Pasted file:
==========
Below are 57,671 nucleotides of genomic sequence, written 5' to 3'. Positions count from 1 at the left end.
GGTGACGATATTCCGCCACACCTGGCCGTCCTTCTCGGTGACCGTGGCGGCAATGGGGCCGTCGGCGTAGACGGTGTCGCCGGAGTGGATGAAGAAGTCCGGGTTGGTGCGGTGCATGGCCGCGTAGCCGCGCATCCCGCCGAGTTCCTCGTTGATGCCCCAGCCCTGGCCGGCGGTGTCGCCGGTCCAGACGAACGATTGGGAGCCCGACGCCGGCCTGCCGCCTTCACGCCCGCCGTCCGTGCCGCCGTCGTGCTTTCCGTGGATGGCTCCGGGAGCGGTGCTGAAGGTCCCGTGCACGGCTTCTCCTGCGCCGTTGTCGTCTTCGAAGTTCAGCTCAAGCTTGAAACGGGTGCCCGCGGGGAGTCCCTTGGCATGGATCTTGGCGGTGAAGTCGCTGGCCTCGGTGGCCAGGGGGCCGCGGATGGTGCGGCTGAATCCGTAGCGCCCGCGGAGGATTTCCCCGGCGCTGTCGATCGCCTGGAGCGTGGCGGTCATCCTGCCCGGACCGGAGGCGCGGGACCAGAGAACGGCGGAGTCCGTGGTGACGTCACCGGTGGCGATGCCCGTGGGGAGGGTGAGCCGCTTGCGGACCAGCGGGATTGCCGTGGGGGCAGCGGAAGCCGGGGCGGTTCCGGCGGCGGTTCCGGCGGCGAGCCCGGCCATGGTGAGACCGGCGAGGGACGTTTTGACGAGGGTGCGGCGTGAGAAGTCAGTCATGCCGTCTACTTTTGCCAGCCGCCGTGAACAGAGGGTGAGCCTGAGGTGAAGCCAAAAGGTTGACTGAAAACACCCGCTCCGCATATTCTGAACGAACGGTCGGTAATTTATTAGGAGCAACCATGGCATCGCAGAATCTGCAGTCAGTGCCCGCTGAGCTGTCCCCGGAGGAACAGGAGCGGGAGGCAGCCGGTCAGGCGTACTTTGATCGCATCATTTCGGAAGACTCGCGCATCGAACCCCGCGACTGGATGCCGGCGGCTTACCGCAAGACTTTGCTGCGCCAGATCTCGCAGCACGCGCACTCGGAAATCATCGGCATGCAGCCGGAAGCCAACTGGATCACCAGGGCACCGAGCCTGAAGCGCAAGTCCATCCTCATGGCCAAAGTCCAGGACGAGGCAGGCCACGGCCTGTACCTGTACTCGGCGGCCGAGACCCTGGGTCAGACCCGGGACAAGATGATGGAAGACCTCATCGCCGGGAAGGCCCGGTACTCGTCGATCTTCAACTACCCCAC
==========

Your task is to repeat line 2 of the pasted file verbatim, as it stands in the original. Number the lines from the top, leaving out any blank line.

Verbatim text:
GGTGACGATATTCCGCCACACCTGGCCGTCCTTCTCGGTGACCGTGGCGGCAATGGGGCCGTCGGCGTAGACGGTGTCGCCGGAGTGGATGAAGAAGTCCGGGTTGGTGCGGTGCATGGCCGCGTAGCCGCGCATCCCGCCGAGTTCCTCGTTGATGCCCCAGCCCTGGCCGGCGGTGTCGCCGGTCCAGACGAACGATTGGGAGCCCGACGCCGGCCTGCCGCCTTCACGCCCGCCGTCCGTGCCGCCGTCGTGCTTTCCGTGGATGGCTCCGGGAGCGGTGCTGAAGGTCCCGTGCACGGCTTCTCCTGCGCCGTTGTCGTCTTCGAAGTTCAGCTCAAGCTTGAAACGGGTGCCCGCGGGGAGTCCCTTGGCATGGATCTTGGCGGTGAAGTCGCTGGCCTCGGTGGCCAGGGGGCCGCGGATGGTGCGGCTGAATCCGTAGCGCCCGCGGAGGATTTCCCCGGCGCTGTCGATCGCCTGGAGCGTGGCGGTCATCCTGCCCGGACCGGAGGCGCGGGACCAGAGAACGGCGGAGTCCGTGGTGACGTCACCGGTGGCGATGCCCGTGGGGAGGGTGAGCCGCTTGCGGACCAGCGGGATTGCCGTGGGGGCAGCGGAAGCCGGGGCGGTTCCGGCGGCGGTTCCGGCGGCGAGCCCGGCCATGGTGAGACCGGCGAGGGACGTTTTGACGAGGGTGCGGCGTGAGAAGTCAGTCATGCCGTCTACTTTTGCCAGCCGCCGTGAACAGAGGGTGAGCCTGAGGTGAAGCCAAAAGGTTGACTGAAAACACCCGCTCCGCATATTCTGAACGAACGGTCGGTAATTTATTAGGAGCAACCATGGCATCGCAGAATCTGCAGTCAGTGCCCGCTGAGCTGTCCCCGGAGGAACAGGAGCGGGAGGCAGCCGGTCAGGCGTACTTTGATCGCATCATTTCGGAAGACTCGCGCATCGAACCCCGCGACTGGATGCCGGCGGCTTACCGCAAGACTTTGCTGCGCCAGATCTCGCAGCACGCGCACTCGGAAATCATCGGCATGCAGCCGGAAGCCAACTGGATCACCAGGGCACCGAGCCTGAAGCGCAAGTCCATCCTCATGGCCAAAGTCCAGGACGAGGCAGGCCACGGCCTGTACCTGTACTCGGCGGCCGAGACCCTGGGTCAGACCCGGGACAAGATGATGGAAGACCTCATCGCCGGGAAGGCCCGGTACTCGTCGATCTTCAACTACCCCAC